In February, Kevin Marsh, former SCANA CEO, also entered a guilty plea in federal court for conspiracy to commit felony fraud. And Stephen Byrne, former SCANA chief operating officer and executive vice president, pleaded guilty in July 2020 to conspiracy to commit mail and wire fraud. Both gave false testimony numerous times to regulators.

The August 18, 2021 news release from the South Carolina US Attorney’s Office made clear that the investigation continues: “`This indictment with its attendant allegations and charges is another step toward justice for all those responsible for the VC Summer nuclear plant fiasco,’ said FBI Special Agent in Charge Susan Ferensic.”The two SCANA officials and Westinghouse’s Churchman are subject to five-year prison sentences and stiff fines but will likely face reduced sentences in exchange for fully cooperating with investigators, something required in their plea agreements.

Both Westinghouse and SCANA were eventually forced into bankruptcy. Westinghouse was acquired by Brookfield Business Partners, and SCANA vanished after an easy takeover by Dominion Energy, approved in December 2018. The fate of the debt-strapped, state-owned partner Santee Cooper rages on in the South Carolina Legislature.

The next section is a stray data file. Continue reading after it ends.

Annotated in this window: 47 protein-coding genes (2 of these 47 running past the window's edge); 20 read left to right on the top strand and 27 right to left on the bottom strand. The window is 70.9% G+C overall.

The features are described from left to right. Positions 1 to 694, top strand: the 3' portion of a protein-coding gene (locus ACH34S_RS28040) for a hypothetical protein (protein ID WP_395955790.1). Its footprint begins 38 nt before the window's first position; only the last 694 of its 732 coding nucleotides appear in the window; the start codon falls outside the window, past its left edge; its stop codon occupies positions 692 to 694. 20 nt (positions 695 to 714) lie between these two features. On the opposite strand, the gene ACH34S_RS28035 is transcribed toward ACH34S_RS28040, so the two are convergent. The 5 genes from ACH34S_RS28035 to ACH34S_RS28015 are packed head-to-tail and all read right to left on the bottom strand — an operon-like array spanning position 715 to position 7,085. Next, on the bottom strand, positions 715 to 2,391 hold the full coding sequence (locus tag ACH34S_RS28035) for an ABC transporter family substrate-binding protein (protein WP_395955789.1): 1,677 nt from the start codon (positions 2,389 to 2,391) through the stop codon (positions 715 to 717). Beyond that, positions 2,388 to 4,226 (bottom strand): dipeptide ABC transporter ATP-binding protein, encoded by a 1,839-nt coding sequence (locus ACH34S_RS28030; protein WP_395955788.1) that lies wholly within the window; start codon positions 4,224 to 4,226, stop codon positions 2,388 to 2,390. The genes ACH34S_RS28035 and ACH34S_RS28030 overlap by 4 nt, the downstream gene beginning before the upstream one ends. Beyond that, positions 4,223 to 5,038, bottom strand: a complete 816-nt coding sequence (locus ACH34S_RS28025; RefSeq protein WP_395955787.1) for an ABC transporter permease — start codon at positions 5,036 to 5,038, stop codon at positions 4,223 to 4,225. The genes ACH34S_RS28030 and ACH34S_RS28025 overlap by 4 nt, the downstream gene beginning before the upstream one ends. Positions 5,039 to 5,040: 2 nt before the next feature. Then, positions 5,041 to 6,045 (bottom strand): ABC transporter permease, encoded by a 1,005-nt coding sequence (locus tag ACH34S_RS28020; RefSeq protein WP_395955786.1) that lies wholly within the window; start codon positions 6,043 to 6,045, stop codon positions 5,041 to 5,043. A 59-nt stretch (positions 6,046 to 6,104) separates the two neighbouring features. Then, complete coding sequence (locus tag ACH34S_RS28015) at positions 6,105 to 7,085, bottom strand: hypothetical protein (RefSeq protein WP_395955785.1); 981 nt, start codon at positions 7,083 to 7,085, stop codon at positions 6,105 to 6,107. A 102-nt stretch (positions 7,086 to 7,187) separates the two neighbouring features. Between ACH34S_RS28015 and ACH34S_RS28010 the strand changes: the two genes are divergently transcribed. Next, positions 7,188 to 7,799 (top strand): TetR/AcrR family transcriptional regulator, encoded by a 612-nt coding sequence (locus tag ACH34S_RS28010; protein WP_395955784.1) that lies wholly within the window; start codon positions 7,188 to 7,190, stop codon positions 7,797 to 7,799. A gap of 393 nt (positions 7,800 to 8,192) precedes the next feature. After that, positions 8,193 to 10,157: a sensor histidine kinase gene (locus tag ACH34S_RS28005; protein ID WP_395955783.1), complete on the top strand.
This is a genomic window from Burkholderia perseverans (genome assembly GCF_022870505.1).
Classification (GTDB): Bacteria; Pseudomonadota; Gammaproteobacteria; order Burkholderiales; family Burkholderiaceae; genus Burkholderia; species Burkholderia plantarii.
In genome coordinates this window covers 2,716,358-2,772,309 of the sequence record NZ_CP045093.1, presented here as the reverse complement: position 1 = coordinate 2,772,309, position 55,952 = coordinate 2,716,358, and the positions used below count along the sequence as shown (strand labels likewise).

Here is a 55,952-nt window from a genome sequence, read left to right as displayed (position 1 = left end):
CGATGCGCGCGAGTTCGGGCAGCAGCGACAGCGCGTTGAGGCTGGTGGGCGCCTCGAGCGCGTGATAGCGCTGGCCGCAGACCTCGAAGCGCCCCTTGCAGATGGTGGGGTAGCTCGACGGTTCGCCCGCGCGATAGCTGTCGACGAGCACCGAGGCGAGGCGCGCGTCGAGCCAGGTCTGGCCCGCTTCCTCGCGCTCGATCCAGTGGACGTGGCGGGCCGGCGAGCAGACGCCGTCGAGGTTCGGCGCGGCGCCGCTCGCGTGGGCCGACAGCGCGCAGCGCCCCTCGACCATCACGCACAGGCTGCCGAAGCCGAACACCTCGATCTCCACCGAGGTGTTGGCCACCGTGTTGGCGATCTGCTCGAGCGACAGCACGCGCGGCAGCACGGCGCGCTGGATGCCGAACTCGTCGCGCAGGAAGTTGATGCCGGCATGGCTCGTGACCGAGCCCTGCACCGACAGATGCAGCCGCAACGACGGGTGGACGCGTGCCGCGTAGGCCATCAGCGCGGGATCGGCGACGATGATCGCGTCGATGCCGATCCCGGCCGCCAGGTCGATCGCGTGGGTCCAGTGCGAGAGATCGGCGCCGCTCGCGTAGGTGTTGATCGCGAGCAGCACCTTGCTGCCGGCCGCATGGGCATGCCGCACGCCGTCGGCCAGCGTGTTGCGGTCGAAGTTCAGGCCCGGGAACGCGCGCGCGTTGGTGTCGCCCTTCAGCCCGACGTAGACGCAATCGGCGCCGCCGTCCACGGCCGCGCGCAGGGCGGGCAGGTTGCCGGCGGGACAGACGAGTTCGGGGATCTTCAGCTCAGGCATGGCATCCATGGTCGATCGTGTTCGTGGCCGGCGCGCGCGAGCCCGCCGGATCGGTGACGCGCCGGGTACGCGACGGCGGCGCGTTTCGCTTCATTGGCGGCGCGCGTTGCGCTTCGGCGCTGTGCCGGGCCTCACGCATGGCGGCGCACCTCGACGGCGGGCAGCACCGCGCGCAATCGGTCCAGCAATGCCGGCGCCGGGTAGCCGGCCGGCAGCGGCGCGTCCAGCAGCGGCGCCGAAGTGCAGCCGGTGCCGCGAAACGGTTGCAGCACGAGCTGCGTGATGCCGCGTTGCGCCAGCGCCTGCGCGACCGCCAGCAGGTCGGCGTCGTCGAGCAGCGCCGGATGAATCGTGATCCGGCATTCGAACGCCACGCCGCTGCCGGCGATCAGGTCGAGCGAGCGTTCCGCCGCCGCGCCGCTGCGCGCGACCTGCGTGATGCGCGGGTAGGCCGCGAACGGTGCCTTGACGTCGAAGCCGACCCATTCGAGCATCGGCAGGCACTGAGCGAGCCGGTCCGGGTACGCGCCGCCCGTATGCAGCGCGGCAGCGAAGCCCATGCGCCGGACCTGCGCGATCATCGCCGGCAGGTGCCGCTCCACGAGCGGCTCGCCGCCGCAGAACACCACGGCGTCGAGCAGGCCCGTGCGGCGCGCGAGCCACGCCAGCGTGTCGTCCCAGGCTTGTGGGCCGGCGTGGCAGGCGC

One entity that will likely never be held responsible for the disastrous project that it authorized is the South Carolina Public Service Commission. Members of this body unanimously voted in favor of anything SCANA requested during the entire course of the project and balked at providing oversight as it fell apart. All were replaced by the Legislature at the end of their terms with new members, who have been less accommodating to utility requests.

Public interest intervenors were prescient in their early assessments of the project. Friends of the Earth, which intervened before the Public Service Commission against the project in August 2008, noted SCANA’s disregard for energy efficiency and alternative forms of energy. That organization predicted that the project’s fate would be what the US Attorney’s Office affirmed in the August 18, 2021 indictment: “from the outset, the Project was characterized by cost overruns and significant delays.” Likewise, toward the end of the project in June 2017, just after Westinghouse declared bankruptcy, Friends of the Earth and the Sierra Club filed a formal complaint detailing why the project must be canceled. As money hemorrhaged, the owners made that earth-shaking decision a month later. And the mighty crash still reverberates.